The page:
From Genre to Literary Reading

x-ray-readingThis is a great book to help someone who wants to upgrade their reading fare from genre to literary fiction. It teaches you how to pay attention to meta-textual details such as themes, symbols, voice, diction, and story structure. Attention to such details will surely enhance anyone’s reading enjoyment.

Separate chapters point out such subtleties in novels as varied as The Great Gatsby, Lolita, Madam Bovary, King Lear, Moby Dick, and many others, a total of more than 25 works in fact, as some chapters shoehorn two titles into consideration. In each case the author quotes passages from the work then comments on features an “x-ray” reader might notice.

At the end of each short chapter are a set of writing lessons – summary conclusions you should draw for x-ray reading, and sometimes writing prompts: exercises that will help you see how to use the lessons learned to improve your own writing. These are all helpful.

On the downside, the author’s “analyses” often amount to little more than extremely obvious generalizations and sometimes not even that: he simply paraphrases what the quoted passage just said.

For example, in discussing The Great Gatsby, Clark points out that sometimes objects have deeper meanings. Who knew? The ferryboat across Long Island sound might connote Charon and his ferry across the River Styx, for example. Of Shakespeare’s line, “The Queen, my lord, is dead,” he notes that it could have been, “The Queen is dead, my lord,” or “My lord, the Queen is dead.”  Well, yes.  Lolita, he says, “…feels more like it was written by a child who grew up with eight crayons and had just been given a box of sixty-four.”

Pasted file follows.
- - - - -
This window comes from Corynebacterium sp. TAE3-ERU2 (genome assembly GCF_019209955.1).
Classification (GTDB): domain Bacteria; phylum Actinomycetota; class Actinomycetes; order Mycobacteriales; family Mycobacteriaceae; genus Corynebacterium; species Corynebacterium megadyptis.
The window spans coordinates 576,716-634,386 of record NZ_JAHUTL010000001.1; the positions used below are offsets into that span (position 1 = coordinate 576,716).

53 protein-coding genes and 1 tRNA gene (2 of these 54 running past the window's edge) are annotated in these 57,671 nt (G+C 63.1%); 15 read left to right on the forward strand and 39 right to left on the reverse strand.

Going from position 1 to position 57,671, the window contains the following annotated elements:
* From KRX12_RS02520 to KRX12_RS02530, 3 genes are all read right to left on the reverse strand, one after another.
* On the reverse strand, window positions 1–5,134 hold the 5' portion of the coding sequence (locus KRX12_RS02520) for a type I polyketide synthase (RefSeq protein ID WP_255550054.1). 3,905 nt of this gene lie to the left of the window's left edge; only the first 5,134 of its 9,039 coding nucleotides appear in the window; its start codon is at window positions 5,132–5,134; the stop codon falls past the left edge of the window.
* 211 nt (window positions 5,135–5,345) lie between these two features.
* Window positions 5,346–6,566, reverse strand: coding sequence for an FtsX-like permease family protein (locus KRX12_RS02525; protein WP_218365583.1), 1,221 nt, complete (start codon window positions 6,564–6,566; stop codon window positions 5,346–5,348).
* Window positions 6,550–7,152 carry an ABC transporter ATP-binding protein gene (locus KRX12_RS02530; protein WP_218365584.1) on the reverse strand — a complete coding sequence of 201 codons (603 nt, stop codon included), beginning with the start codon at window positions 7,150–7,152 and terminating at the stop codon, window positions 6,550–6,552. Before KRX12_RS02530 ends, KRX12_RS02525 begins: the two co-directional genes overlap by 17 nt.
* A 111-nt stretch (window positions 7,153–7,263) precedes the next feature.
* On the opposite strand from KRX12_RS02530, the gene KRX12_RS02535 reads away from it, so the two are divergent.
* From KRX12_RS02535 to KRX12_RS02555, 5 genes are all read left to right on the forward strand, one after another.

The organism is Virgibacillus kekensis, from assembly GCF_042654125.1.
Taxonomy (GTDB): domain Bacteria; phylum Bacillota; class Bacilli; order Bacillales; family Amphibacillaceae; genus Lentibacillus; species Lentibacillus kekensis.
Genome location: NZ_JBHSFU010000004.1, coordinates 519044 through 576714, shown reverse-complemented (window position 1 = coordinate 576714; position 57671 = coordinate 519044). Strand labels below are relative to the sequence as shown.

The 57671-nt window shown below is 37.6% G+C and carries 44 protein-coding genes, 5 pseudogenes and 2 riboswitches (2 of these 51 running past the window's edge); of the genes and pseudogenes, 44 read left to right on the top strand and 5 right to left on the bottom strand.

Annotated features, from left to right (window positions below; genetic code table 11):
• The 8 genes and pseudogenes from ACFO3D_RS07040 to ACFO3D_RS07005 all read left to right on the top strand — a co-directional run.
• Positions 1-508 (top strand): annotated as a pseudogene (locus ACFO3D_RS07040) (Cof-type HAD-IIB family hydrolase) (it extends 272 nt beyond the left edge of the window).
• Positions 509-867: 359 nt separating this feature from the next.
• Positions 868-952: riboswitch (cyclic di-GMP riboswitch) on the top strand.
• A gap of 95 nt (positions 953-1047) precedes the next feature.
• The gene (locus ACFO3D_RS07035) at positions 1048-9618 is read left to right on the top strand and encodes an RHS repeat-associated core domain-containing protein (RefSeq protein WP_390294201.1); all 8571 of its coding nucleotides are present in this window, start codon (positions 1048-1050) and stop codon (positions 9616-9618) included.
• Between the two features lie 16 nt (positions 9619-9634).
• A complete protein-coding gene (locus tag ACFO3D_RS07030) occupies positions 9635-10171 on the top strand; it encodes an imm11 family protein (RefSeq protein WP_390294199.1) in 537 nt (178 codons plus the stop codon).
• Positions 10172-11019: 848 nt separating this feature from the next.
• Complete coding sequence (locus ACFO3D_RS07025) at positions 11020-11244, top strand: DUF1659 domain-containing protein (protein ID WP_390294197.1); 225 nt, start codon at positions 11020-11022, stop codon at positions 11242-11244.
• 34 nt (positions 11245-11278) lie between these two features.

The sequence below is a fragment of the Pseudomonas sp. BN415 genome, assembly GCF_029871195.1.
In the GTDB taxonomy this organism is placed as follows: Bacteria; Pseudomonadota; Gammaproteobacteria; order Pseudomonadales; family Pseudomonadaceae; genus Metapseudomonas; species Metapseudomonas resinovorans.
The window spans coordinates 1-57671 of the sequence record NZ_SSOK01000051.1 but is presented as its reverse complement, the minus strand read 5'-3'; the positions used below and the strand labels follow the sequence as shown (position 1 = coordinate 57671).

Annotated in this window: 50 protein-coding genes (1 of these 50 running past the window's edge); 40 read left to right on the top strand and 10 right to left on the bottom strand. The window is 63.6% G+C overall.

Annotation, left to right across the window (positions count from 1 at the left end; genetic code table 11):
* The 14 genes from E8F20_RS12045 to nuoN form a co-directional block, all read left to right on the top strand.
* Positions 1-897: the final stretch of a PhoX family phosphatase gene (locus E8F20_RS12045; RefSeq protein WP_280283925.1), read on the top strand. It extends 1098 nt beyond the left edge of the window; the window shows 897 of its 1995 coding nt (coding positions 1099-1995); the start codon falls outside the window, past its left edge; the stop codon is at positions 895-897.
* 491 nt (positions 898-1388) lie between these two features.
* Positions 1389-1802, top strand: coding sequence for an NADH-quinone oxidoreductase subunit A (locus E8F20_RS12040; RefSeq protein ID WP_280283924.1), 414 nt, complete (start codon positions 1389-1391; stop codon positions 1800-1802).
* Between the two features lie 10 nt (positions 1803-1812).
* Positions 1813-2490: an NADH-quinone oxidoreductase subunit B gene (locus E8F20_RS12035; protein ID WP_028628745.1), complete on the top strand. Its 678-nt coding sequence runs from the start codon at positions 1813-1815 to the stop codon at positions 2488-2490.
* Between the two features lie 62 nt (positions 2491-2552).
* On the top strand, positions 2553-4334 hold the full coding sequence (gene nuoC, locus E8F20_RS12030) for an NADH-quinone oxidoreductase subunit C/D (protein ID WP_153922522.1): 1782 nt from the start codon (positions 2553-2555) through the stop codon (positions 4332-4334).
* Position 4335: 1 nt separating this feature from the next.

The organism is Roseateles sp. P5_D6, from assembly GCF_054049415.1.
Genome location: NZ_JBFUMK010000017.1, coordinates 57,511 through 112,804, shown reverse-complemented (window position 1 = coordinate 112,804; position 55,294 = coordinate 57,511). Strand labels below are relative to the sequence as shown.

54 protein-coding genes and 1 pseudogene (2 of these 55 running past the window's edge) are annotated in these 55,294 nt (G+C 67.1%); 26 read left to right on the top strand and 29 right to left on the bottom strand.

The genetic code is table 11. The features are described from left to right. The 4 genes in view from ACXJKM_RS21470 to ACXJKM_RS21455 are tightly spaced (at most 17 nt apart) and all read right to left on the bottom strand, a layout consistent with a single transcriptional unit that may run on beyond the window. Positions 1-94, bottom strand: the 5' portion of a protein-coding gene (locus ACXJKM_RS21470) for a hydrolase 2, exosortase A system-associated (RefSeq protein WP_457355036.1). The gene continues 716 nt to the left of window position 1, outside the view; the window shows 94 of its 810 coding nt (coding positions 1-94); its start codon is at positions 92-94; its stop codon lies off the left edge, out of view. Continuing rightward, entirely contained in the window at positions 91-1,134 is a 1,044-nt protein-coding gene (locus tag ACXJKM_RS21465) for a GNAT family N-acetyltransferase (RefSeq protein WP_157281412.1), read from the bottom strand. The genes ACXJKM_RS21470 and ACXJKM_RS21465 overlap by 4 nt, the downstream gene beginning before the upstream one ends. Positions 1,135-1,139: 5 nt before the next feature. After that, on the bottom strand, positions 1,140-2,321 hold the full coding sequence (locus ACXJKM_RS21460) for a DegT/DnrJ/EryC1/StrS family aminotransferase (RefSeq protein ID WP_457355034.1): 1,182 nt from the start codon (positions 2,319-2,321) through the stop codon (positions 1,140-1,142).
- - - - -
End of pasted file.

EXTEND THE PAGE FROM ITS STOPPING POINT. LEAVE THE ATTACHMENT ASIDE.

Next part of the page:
I found Clark’s lessons and homilies not-very-informative, but a naïve reader or a beginning writer might find them helpful. Comparing Nabokov’s writing to a child with a plethora of colors is not a bad way to describe that author’s spectacular diction, just in case, for some improbable reason, you didn’t notice it on your own. And for the books I haven’t read, Clark’s excerpts were useful in conveying the tone and style of the work. So overall, I enjoyed this book and finished it in just a few hours of light reading. I’m skeptical however that I have acquired any new skill called “x-ray reading” that will improve my writing.